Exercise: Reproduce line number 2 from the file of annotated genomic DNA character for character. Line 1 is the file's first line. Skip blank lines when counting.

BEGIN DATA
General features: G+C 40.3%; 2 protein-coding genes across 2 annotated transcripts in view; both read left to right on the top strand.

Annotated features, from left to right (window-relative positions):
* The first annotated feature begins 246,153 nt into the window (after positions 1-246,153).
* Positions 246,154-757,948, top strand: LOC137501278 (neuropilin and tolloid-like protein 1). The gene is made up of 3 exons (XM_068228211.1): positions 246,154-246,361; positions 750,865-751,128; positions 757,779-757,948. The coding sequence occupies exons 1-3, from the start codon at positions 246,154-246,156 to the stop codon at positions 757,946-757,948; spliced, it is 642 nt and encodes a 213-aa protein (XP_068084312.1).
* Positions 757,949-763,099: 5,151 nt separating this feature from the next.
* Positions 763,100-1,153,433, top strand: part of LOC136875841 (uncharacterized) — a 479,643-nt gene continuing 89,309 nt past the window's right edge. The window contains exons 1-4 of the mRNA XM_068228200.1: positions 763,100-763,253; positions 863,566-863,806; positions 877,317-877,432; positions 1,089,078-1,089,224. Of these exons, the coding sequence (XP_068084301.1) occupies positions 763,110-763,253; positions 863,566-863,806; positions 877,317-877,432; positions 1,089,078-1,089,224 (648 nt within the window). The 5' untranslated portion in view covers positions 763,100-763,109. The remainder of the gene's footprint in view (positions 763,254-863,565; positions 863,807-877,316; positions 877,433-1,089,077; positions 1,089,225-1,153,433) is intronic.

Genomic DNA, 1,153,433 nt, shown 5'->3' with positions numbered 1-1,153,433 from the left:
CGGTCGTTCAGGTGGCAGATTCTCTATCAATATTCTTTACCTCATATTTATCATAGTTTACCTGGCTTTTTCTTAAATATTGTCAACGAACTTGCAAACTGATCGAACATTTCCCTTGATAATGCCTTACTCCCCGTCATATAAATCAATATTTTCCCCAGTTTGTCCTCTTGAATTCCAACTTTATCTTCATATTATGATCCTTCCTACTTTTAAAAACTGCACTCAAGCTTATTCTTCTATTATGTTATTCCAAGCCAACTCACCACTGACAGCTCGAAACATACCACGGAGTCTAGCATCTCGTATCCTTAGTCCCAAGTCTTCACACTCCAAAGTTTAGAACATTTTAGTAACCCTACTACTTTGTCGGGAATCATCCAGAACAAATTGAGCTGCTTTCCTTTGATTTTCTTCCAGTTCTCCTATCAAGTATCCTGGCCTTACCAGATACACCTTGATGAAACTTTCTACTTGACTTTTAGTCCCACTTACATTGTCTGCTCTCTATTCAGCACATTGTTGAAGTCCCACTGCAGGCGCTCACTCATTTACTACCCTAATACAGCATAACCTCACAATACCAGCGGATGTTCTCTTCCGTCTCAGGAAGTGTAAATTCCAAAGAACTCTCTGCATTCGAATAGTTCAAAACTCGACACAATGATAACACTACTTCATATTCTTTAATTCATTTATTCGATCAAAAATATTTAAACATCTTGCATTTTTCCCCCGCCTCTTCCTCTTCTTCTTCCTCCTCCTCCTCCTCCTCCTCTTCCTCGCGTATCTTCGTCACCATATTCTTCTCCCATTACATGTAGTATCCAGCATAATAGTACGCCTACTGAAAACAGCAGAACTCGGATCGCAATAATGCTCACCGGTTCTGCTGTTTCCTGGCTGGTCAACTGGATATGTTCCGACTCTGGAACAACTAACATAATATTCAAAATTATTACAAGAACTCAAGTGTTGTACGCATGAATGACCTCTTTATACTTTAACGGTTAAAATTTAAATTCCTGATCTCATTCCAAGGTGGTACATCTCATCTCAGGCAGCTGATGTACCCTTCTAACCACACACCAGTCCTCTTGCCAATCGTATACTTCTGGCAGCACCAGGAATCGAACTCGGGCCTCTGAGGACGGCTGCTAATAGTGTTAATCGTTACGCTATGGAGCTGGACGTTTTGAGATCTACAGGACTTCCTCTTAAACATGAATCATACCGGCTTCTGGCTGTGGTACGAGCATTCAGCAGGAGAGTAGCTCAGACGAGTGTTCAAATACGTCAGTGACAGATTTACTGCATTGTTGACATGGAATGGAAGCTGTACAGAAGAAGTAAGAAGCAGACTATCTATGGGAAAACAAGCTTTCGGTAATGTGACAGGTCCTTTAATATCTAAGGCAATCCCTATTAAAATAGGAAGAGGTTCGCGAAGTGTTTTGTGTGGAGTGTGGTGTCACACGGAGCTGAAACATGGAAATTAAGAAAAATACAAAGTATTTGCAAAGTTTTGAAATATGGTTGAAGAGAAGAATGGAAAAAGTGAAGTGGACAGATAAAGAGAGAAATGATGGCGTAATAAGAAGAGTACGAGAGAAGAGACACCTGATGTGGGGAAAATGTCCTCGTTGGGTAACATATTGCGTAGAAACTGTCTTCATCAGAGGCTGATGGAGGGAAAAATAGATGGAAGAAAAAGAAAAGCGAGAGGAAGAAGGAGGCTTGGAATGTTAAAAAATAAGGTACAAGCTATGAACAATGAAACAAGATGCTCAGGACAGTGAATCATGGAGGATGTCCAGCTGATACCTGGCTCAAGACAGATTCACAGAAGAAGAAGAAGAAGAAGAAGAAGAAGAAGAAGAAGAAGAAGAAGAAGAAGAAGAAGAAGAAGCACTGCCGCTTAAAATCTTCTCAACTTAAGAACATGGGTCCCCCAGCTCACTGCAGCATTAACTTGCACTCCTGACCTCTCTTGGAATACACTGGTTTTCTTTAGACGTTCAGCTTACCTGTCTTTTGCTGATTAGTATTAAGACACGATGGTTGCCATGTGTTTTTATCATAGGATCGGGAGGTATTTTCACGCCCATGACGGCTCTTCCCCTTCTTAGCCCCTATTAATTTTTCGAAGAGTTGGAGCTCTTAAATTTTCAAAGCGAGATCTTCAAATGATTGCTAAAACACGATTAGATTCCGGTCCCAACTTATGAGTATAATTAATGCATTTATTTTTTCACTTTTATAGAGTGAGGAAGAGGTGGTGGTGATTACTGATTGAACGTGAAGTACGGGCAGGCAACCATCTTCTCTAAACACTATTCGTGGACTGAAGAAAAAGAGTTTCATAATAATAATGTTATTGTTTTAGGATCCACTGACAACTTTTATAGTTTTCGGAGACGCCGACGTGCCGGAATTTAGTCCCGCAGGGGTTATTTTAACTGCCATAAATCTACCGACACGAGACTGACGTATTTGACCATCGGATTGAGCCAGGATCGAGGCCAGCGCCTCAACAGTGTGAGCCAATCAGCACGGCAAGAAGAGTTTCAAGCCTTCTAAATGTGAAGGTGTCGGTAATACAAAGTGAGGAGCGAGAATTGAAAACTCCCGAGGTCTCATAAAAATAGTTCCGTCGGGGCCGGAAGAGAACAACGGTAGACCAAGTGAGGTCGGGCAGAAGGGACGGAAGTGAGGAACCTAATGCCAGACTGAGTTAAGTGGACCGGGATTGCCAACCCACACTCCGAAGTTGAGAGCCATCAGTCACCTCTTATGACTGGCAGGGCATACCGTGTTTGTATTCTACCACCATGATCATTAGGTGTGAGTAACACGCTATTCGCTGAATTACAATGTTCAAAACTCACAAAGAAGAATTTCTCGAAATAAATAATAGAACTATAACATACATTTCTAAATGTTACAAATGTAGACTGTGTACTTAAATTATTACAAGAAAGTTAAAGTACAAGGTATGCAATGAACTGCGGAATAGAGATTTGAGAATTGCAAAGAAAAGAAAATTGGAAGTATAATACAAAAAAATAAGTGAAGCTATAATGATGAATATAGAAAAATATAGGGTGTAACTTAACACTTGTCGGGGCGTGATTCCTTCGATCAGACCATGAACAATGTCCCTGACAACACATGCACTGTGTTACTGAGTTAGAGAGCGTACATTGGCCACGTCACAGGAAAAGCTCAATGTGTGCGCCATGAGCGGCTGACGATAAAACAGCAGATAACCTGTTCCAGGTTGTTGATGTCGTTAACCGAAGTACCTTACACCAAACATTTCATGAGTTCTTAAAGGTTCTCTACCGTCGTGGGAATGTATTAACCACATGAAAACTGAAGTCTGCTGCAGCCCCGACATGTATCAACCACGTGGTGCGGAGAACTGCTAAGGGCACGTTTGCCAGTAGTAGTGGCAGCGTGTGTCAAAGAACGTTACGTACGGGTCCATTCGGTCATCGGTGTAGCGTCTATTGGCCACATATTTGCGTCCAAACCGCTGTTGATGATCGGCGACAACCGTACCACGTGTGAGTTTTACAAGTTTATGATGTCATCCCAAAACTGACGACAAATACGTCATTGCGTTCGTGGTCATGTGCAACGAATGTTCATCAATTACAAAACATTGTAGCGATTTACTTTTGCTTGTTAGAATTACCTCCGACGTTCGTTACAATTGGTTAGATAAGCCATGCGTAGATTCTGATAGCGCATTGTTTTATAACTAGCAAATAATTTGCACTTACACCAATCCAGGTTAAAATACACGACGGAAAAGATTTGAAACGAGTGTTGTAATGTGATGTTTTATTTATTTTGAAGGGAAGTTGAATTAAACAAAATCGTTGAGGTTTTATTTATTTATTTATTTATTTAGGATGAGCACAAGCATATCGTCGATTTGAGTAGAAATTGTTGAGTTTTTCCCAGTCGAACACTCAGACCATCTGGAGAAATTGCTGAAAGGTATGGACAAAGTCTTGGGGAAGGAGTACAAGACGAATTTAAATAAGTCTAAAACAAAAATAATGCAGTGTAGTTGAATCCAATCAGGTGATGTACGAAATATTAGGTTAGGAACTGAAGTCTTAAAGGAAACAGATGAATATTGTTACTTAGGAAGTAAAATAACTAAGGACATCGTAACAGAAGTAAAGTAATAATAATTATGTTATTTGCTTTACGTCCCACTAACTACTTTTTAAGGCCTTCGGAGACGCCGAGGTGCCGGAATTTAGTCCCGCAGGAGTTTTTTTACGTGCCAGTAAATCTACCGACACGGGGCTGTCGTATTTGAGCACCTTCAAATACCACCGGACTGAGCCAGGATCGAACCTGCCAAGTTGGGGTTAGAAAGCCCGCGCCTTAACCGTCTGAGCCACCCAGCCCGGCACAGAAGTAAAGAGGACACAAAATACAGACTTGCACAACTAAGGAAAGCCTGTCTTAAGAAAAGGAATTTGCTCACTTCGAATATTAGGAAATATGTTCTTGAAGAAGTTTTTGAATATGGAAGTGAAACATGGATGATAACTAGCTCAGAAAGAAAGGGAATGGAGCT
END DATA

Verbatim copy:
Annotated features, from left to right (window-relative positions):